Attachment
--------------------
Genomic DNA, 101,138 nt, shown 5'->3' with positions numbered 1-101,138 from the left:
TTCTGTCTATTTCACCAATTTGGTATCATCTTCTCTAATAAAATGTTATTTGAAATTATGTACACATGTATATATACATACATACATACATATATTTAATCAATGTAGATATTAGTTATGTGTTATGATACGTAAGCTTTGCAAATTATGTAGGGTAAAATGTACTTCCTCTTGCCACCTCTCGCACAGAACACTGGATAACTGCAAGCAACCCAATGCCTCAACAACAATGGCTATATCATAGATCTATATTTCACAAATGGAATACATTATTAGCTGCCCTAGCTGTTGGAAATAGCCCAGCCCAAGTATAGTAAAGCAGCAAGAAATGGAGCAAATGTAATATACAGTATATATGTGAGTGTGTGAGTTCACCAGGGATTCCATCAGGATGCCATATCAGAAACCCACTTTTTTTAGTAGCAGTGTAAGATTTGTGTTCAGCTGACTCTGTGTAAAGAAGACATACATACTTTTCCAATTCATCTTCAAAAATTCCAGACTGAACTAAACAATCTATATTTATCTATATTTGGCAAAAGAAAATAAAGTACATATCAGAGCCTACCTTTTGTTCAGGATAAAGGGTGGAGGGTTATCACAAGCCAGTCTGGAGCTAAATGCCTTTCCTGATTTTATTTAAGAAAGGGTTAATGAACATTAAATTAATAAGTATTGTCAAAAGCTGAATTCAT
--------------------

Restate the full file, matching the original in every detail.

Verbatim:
Genomic DNA, 101,138 nt, shown 5'->3' with positions numbered 1-101,138 from the left:
TTCTGTCTATTTCACCAATTTGGTATCATCTTCTCTAATAAAATGTTATTTGAAATTATGTACACATGTATATATACATACATACATACATATATTTAATCAATGTAGATATTAGTTATGTGTTATGATACGTAAGCTTTGCAAATTATGTAGGGTAAAATGTACTTCCTCTTGCCACCTCTCGCACAGAACACTGGATAACTGCAAGCAACCCAATGCCTCAACAACAATGGCTATATCATAGATCTATATTTCACAAATGGAATACATTATTAGCTGCCCTAGCTGTTGGAAATAGCCCAGCCCAAGTATAGTAAAGCAGCAAGAAATGGAGCAAATGTAATATACAGTATATATGTGAGTGTGTGAGTTCACCAGGGATTCCATCAGGATGCCATATCAGAAACCCACTTTTTTTAGTAGCAGTGTAAGATTTGTGTTCAGCTGACTCTGTGTAAAGAAGACATACATACTTTTCCAATTCATCTTCAAAAATTCCAGACTGAACTAAACAATCTATATTTATCTATATTTGGCAAAAGAAAATAAAGTACATATCAGAGCCTACCTTTTGTTCAGGATAAAGGGTGGAGGGTTATCACAAGCCAGTCTGGAGCTAAATGCCTTTCCTGATTTTATTTAAGAAAGGGTTAATGAACATTAAATTAATAAGTATTGTCAAAAGCTGAATTCAT